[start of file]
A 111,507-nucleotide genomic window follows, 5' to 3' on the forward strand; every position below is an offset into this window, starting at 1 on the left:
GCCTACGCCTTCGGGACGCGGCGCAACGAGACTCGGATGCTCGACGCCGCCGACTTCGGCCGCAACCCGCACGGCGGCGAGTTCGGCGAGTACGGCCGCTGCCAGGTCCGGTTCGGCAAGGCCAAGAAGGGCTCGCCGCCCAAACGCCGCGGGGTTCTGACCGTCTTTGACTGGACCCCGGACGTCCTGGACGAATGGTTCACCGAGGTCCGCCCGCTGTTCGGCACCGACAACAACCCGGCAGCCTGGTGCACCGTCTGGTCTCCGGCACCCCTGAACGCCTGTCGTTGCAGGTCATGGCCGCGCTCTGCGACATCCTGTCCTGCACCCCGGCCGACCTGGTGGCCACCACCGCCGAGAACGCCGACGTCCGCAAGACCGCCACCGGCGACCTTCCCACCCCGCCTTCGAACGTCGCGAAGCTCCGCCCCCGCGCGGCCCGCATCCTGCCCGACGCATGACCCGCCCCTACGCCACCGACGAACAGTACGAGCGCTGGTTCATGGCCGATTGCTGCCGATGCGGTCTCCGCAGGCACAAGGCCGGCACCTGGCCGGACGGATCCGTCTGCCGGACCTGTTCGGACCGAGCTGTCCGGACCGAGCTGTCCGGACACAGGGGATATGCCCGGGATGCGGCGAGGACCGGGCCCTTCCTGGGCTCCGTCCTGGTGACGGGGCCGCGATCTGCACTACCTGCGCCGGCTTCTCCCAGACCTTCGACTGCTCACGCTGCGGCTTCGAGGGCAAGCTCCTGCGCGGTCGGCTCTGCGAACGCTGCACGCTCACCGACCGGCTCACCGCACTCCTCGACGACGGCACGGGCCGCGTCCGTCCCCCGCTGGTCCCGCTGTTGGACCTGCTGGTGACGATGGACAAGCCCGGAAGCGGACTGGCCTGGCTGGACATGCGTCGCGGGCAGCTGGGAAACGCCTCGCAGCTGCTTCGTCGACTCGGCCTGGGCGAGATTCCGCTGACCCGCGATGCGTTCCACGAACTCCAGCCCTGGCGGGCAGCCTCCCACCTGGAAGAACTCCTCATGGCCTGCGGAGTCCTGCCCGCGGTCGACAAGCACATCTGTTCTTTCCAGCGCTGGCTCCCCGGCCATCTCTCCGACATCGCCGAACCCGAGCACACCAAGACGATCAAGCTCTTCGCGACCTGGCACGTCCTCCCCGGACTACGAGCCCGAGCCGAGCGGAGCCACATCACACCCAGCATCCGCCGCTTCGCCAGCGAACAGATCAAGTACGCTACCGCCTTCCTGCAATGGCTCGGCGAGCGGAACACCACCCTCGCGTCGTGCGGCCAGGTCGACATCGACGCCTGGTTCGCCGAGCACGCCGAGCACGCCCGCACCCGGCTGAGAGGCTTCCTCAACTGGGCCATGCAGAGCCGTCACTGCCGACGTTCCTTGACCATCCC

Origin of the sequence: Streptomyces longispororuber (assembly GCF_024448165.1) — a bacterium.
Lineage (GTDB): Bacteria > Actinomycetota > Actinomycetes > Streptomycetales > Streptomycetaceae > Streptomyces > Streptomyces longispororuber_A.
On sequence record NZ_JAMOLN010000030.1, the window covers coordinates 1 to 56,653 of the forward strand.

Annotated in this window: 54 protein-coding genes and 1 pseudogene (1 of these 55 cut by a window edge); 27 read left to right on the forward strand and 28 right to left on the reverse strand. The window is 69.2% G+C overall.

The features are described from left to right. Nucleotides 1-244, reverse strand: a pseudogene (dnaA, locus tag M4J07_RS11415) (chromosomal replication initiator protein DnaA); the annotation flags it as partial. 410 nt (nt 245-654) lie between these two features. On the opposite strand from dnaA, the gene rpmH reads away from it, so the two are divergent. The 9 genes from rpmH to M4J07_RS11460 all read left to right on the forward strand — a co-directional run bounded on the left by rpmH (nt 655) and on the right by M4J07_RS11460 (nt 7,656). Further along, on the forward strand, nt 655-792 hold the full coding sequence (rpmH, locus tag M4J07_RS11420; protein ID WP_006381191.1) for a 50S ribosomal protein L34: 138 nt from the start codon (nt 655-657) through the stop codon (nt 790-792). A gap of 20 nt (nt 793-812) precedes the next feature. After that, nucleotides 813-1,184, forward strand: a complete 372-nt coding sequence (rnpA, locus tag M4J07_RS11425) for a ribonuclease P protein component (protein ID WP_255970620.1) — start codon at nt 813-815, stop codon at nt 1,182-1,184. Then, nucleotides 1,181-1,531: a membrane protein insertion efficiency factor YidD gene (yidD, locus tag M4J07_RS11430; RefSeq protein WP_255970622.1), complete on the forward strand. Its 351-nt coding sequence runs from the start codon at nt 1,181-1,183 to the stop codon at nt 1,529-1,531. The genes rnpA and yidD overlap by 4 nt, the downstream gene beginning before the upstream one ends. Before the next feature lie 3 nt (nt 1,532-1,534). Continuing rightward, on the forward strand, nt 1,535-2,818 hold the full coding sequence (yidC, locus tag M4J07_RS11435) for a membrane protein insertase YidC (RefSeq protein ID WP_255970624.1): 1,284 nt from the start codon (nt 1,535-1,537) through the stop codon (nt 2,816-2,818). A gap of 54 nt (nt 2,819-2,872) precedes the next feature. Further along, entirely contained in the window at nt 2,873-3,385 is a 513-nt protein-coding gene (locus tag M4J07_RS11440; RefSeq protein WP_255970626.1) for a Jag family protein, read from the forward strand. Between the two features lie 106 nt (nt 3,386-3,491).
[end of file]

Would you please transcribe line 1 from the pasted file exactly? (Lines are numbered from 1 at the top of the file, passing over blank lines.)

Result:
A 111,507-nucleotide genomic window follows, 5' to 3' on the forward strand; every position below is an offset into this window, starting at 1 on the left: